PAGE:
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Breeding for disease resistance has become a highly desirable strategy for mitigating infectious disease problems in aquaculture. However, knowledge of the genetic relationship between resistance and other economically important traits, such as growth, is important to assess prior to including disease resistance into the breeding goal. Our study assessed the genetic correlations between growth and survival traits in a large bacterial infection challenge experiment. A population of 2,606 coho salmon individuals from 107 full-sibling families were challenged with the bacteria Piscirickettsia salmonis. Growth was measured as average daily gain prior (ADG0) and during (ADGi) the experimental infection and as harvest weight (HW). Resistance was measured as Survival time (ST) and binary survival (BS). Furthermore, individual measures of bacterial load (BL) were assessed as new resistance phenotypes and to provide an indication of genetic variation in tolerance in salmonid species. Resistant families showed lower bacterial load than those susceptible to P. salmonis. Furthermore, some surviving fish belonging to resistant families, were considered as bacterial-free because their bacterial load was below the detection threshold. Adding logBL as a covariate into the models for growth under infection and survival indicated significant genetic variation in tolerance. Significant moderate heritabilities were estimated for ADG0 (0.30 ± 0.05), HW (0.38 ± 0.03), and for the survival traits ST (0.16 ± 0.03) and BS (0.18 ± 0.03). In contrast, heritabilities for ADGi and log-transformed BL were low (0.07 ± 0.02 (significant) and 0.04 ± 0.03, respectively), although these increased to moderate significant levels (0.20 ± 0.09 and 0.12 ± 0.05, respectively) when traits were assessed in survivors only. Significant favorable genetic correlations were found between ADG0 and ADGi (0.40 ± 0.16), HW (0.64 ± 0.09), and with resistance as ST (0.43 ± 0.18), indicating that fish with higher genetic growth rate early on and prior to infection not only tend to maintain their genetic growth advantage until harvest, but also tend to grow faster and survive longer during infection. Although a significant unfavorable correlation (-0.50 ± 0.13) between HW and ST was found, this value decreased to -0.35 ± 0.20 using uncensored data from non-survivors only. Similarly, no robust unfavorable genetic correlations between ADG0 and LogBL, or ADG0 and any of the other traits considered in this study, was identified. These results suggest that selective breeding for early growth, in the current coho salmon population, would be expected to simultaneously increase survival time and growth performance during an infection with Piscirickettsia salmonis, without negatively impacting on pathogen burden.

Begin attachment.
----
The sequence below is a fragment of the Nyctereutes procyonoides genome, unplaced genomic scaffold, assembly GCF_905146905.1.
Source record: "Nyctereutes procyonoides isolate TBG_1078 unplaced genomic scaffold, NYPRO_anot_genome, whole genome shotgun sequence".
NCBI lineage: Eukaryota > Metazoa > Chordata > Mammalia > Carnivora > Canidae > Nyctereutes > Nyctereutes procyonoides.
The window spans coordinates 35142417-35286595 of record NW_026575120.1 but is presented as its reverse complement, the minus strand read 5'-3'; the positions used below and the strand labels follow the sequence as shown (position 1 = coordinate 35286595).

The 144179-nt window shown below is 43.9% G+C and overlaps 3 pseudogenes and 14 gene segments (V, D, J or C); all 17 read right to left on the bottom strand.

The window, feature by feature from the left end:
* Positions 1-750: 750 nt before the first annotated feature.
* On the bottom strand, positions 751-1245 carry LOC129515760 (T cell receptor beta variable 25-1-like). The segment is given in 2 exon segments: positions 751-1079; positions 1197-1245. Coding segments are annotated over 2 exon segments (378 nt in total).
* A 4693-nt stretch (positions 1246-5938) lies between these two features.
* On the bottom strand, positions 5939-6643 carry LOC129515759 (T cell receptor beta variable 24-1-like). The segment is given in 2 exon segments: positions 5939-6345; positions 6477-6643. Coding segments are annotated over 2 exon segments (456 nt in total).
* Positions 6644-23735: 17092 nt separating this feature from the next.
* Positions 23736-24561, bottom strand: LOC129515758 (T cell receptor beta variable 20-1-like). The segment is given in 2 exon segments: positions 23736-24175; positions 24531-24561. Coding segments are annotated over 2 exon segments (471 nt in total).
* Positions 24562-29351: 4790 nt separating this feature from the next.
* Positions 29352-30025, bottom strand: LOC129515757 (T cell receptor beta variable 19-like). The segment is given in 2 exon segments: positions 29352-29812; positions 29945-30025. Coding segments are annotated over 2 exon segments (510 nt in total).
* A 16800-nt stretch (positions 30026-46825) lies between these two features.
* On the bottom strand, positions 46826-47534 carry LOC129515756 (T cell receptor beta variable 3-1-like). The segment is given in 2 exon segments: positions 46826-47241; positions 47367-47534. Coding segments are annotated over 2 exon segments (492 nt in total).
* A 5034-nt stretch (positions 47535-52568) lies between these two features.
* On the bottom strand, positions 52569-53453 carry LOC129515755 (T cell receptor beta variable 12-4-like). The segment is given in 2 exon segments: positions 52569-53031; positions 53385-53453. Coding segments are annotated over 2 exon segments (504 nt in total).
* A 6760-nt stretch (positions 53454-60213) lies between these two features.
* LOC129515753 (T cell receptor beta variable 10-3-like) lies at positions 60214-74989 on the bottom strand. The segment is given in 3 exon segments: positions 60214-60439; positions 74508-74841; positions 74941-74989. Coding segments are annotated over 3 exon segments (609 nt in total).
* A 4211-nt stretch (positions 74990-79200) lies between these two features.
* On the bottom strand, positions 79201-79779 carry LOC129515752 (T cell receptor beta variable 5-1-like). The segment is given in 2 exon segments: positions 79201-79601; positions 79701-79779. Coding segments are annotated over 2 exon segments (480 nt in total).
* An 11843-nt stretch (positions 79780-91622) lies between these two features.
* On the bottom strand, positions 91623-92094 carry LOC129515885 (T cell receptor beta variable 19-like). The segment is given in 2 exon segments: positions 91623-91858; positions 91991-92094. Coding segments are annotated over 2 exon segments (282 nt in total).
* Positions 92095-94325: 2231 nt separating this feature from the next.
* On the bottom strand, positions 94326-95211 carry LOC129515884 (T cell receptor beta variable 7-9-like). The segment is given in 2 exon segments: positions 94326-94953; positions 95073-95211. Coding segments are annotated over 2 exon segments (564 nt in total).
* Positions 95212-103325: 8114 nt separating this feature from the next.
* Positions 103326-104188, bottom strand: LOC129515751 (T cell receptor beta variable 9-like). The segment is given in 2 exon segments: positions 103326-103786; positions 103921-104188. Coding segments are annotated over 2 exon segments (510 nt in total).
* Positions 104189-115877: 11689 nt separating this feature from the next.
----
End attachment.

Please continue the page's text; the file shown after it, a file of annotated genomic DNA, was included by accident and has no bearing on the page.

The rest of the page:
Genomic selection uses genome-wide marker information to predict breeding values for traits of economic interest, and is more accurate than pedigree-based methods. The development of high density SNP arrays for Atlantic salmon has enabled genomic selection in selective breeding programmes, alongside high-resolution association mapping of the genetic basis of complex traits. However, in sibling testing schemes typical of salmon breeding programmes, trait records are available on many thousands of fish with close relationships to the selection candidates. Therefore, routine high density SNP genotyping may be prohibitively expensive. One means to reducing genotyping cost is the use of genotype imputation, where selected key animals (e.g. breeding programme parents) are genotyped at high density, and the majority of individuals (e.g. performance tested fish and selection candidates) are genotyped at much lower density, followed by imputation to high density. The main objectives of the current study were to assess the feasibility and accuracy of genotype imputation in the context of a salmon breeding programme. The specific aims were: (i) to measure the accuracy of genotype imputation using medium (25 K) and high (78 K) density mapped SNP panels, by masking varying proportions of the genotypes and assessing the correlation between the imputed genotypes and the true genotypes; and (ii) to assess the efficacy of imputed genotype data in genomic prediction of key performance traits (sea lice resistance and body weight). Imputation accuracies of up to 0.90 were observed using the simple two-generation pedigree dataset, and moderately high accuracy (0.83) was possible even with very low density SNP data (~250 SNPs). The performance of genomic prediction using imputed genotype data was comparable to using true genotype data, and both were superior to pedigree-based prediction. These results demonstrate that the genotype imputation approach used in this study can provide a cost-effective method for generating robust genome-wide SNP data for genomic prediction in Atlantic salmon. Genotype imputation approaches are likely to form a critical component of cost-efficient genomic selection programmes to improve economically important traits in aquaculture.